Plummeting marketshare for RIM makes Windows Phone look slightly better in the US
Another Monday, another questionable story about marketshare and smartphones is making its way around the tech blogs. This one centers on data collected by StatCounter, a site that collects data usage on browsing habits. They claim to gather data on more than 3 million websites and 15 billion page views per month, making them one of the largest aggregating companies around.
Recently, WMPoweruser ran a story that looked at browser data for RIM versus Windows Phone in the United States. Assuming all the respective trajectories stay on the same course, it looks like Windows Phone may overtake RIM sometime in November of this year. But is that the whole story?
Hint: Windows Phone is the bottom one
While that makes for some nice headlines, the actual data is not nearly so cheerful. For one, it shows that RIM is bleeding much more than Windows Phone is gaining. For instance, since January they have dropped from 5.83% of the mobile market to 2.96% this month— if accurate, that is certainly a devastating number.
On the other hand, Windows Phone during the same time period has grown from 0.79% to a not-so-impressive 1.25% mobile market share. Granted, that’s a 58% increase but when your numbers are so low to begin with, it’s easy to inflate that percentage-change. Meanwhile, RIM has shed nearly 50% of its user base during the same time period. In actual customers though, RIM is hurting more than Windows Phone is gaining. That's the take away.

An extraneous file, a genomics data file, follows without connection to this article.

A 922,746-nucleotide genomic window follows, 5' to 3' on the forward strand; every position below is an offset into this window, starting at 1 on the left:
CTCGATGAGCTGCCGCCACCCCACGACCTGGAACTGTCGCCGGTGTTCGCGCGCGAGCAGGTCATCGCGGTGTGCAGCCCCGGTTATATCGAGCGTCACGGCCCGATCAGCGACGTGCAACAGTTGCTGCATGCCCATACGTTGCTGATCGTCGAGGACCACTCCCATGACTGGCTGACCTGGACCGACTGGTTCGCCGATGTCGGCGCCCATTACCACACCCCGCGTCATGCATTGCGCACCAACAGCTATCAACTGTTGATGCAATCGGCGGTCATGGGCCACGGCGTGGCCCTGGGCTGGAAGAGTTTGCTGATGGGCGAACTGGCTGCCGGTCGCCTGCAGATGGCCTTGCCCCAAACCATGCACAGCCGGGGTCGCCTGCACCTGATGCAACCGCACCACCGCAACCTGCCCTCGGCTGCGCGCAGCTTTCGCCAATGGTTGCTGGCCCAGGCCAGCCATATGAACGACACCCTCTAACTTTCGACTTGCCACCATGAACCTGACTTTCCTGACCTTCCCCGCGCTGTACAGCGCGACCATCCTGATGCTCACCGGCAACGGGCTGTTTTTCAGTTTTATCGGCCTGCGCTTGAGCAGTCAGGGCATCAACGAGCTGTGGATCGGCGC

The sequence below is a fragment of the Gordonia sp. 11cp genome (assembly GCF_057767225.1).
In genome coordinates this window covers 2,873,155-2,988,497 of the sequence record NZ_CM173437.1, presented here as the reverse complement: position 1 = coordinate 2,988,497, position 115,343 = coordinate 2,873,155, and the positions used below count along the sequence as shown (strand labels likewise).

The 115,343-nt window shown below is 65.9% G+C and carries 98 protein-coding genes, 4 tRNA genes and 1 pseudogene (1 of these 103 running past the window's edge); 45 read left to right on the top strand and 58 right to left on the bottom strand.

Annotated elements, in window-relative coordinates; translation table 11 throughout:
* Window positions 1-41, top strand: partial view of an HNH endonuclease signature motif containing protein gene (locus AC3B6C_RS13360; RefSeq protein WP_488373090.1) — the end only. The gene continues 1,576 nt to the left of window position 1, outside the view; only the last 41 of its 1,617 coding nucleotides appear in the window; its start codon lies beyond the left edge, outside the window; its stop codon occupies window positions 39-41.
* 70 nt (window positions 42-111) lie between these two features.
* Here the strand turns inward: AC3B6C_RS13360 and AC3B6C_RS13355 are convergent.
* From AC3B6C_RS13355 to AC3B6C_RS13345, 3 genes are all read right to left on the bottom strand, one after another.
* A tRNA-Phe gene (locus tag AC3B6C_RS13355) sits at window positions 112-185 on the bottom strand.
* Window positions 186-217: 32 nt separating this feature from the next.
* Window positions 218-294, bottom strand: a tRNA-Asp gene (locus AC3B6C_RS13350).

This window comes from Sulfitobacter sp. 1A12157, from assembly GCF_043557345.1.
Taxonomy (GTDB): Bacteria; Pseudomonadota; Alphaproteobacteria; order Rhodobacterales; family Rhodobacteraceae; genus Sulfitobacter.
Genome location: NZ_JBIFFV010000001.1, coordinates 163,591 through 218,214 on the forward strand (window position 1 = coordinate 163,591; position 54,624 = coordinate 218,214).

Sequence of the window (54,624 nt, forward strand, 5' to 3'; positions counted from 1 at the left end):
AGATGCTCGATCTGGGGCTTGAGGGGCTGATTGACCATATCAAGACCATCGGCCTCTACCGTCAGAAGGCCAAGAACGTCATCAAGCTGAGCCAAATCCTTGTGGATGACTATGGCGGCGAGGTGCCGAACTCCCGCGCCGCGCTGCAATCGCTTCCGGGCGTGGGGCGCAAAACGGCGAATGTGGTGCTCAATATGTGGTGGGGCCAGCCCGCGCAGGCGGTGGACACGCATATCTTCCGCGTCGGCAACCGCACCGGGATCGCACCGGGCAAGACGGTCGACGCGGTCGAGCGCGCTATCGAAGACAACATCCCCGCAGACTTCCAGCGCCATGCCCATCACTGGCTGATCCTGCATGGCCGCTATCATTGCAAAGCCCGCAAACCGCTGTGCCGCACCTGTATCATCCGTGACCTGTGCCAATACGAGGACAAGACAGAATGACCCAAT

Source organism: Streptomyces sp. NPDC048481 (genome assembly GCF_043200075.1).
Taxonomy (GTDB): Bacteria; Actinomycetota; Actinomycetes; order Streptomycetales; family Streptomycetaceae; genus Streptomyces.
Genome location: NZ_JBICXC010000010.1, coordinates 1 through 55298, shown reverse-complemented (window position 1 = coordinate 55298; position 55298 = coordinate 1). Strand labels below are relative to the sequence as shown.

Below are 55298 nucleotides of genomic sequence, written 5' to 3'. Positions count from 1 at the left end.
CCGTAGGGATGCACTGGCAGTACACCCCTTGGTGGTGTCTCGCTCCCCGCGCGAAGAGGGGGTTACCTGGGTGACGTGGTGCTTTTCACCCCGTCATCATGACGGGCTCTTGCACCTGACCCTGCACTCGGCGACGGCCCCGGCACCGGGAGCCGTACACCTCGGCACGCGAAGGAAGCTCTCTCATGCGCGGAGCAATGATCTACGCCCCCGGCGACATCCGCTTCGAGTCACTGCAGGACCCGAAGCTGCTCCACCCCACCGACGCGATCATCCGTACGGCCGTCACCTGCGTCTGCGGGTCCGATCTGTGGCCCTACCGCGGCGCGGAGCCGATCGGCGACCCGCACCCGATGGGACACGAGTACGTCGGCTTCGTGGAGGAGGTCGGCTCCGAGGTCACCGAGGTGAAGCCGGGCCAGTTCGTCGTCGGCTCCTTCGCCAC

To put that all in perspective, Series 40 currently has a larger browser market share than Windows Phone with 1.49%. Meanwhile Android rides high at 40% and the iOS is hovering at 50%. Windows Phone ranks only slightly higher than "other" at this point.
And those numbers are just for the United States. Worldwide, Windows Phone is so small that StatCounter doesn’t even have a measurement.
So sure, assuming all else is equal, Windows Phone should overtake RIM in the US with a not-so massive ~1.6% share by November. But when compared to iOS and Android, it’s still a blip on the radar.
The real question is can Windows Phone 8 significantly accelerate growth more than Windows Phone 7? There is also the question of RIM, whose browser actually ranked higher than anyone else for HTML5 compatibility. While we’re almost ready to write them off, the Canadian group does have very strong carrier relations in the US, more so than Nokia and we can’t count them out yet completely.
Look, we obviously want Windows Phone to do well but we’re not gushing over these numbers. We would rather kind of forget that they even exist and return to them in December after Windows Phone 8 presumably has started to make an impact.